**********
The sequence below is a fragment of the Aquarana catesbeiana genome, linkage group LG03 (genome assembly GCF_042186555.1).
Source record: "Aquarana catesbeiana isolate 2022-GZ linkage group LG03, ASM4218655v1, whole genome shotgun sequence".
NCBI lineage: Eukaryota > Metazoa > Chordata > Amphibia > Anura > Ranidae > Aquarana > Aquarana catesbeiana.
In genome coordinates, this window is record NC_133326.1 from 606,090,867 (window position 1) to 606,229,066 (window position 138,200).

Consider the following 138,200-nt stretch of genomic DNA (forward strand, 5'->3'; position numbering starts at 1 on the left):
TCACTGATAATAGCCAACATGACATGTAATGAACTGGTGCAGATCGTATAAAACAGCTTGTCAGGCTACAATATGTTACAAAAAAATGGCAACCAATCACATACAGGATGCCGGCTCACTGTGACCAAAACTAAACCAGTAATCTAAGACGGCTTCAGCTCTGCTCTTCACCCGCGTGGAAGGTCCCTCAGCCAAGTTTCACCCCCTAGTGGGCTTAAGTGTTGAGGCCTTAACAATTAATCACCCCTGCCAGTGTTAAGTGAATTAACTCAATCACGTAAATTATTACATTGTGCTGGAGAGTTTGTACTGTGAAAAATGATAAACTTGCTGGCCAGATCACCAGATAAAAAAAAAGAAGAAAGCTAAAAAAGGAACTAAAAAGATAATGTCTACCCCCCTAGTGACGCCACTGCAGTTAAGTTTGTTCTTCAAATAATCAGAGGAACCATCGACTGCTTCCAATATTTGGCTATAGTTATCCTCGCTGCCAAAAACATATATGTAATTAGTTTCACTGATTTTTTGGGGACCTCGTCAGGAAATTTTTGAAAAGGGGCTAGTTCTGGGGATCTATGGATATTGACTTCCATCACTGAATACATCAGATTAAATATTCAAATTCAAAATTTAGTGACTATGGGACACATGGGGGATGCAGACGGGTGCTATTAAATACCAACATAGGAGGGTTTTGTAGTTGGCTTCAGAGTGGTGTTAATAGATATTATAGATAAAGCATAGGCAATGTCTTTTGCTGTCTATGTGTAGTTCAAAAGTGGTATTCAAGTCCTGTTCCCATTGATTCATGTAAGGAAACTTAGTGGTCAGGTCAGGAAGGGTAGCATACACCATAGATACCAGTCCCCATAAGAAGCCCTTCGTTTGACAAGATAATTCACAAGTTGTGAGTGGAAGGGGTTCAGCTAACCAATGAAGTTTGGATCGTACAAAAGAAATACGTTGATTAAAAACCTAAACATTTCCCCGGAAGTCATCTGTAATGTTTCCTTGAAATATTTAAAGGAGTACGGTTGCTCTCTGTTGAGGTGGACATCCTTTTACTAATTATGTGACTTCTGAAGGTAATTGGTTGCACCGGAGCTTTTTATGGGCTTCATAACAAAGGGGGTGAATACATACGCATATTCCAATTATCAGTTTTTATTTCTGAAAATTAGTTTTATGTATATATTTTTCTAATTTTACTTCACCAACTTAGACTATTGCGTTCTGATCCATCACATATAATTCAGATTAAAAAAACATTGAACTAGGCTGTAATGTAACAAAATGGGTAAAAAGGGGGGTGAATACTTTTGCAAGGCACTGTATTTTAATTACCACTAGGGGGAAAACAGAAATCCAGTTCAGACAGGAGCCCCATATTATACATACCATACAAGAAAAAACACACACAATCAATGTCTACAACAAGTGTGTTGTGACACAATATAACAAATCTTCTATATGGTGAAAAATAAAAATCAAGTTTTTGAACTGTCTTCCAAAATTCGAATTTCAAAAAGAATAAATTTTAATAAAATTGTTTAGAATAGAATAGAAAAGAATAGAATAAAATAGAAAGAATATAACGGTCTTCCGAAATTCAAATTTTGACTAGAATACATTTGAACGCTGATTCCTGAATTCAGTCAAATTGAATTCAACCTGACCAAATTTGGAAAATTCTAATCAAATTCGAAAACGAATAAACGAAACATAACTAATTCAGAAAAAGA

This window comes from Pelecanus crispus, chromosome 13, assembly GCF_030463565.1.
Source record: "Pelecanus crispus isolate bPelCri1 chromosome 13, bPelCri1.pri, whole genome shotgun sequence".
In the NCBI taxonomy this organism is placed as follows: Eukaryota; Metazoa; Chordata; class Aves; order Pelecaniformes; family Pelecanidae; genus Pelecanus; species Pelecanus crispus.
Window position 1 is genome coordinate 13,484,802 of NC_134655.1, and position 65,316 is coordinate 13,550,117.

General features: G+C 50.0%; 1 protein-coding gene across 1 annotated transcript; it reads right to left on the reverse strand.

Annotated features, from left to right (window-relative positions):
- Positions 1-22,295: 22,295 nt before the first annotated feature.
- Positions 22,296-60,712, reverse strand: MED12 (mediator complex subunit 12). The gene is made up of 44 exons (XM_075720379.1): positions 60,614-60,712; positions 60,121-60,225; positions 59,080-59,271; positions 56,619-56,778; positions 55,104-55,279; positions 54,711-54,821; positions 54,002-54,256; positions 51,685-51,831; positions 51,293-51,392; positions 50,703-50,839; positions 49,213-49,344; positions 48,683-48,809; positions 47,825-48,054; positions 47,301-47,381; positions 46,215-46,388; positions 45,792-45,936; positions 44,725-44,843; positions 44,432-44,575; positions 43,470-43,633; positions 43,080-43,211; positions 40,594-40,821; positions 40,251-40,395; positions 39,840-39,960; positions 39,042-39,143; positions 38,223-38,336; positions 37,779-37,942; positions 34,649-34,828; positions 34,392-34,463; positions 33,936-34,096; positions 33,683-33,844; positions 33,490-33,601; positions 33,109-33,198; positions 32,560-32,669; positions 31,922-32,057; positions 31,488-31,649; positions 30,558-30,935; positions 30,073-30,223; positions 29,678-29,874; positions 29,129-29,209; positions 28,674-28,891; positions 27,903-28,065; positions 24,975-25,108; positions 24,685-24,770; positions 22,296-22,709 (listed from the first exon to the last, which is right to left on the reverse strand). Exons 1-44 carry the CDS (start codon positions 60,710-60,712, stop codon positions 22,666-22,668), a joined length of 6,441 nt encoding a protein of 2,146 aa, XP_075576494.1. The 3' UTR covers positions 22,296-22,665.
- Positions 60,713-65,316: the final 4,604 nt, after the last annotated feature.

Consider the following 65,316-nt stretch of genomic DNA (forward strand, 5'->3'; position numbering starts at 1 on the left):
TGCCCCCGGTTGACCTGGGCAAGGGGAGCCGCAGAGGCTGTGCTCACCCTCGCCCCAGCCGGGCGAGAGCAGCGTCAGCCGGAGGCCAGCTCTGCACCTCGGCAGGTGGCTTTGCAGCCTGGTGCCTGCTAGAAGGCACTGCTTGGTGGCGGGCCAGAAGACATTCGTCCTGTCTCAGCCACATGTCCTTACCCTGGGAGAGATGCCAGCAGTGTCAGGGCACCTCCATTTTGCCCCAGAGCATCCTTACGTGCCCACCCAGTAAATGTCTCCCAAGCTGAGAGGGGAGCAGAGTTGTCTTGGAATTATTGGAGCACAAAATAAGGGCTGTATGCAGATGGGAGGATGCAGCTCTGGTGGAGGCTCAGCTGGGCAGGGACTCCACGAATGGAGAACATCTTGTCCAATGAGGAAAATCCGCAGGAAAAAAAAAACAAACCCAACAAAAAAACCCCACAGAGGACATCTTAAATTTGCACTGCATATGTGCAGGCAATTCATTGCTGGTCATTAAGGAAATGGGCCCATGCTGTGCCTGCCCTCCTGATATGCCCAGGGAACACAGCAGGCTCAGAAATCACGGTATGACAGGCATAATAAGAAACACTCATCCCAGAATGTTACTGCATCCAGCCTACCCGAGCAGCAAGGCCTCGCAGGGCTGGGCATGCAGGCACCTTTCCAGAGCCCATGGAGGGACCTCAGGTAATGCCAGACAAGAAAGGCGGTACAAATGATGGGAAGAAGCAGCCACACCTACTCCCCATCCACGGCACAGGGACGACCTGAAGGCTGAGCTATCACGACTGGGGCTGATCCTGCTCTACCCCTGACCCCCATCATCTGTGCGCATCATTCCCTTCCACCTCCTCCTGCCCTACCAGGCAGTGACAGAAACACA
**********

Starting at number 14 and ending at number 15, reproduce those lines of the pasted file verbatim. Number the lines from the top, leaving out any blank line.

- Positions 22,296-60,712, reverse strand: MED12 (mediator complex subunit 12). The gene is made up of 44 exons (XM_075720379.1): positions 60,614-60,712; positions 60,121-60,225; positions 59,080-59,271; positions 56,619-56,778; positions 55,104-55,279; positions 54,711-54,821; positions 54,002-54,256; positions 51,685-51,831; positions 51,293-51,392; positions 50,703-50,839; positions 49,213-49,344; positions 48,683-48,809; positions 47,825-48,054; positions 47,301-47,381; positions 46,215-46,388; positions 45,792-45,936; positions 44,725-44,843; positions 44,432-44,575; positions 43,470-43,633; positions 43,080-43,211; positions 40,594-40,821; positions 40,251-40,395; positions 39,840-39,960; positions 39,042-39,143; positions 38,223-38,336; positions 37,779-37,942; positions 34,649-34,828; positions 34,392-34,463; positions 33,936-34,096; positions 33,683-33,844; positions 33,490-33,601; positions 33,109-33,198; positions 32,560-32,669; positions 31,922-32,057; positions 31,488-31,649; positions 30,558-30,935; positions 30,073-30,223; positions 29,678-29,874; positions 29,129-29,209; positions 28,674-28,891; positions 27,903-28,065; positions 24,975-25,108; positions 24,685-24,770; positions 22,296-22,709 (listed from the first exon to the last, which is right to left on the reverse strand). Exons 1-44 carry the CDS (start codon positions 60,710-60,712, stop codon positions 22,666-22,668), a joined length of 6,441 nt encoding a protein of 2,146 aa, XP_075576494.1. The 3' UTR covers positions 22,296-22,665.
- Positions 60,713-65,316: the final 4,604 nt, after the last annotated feature.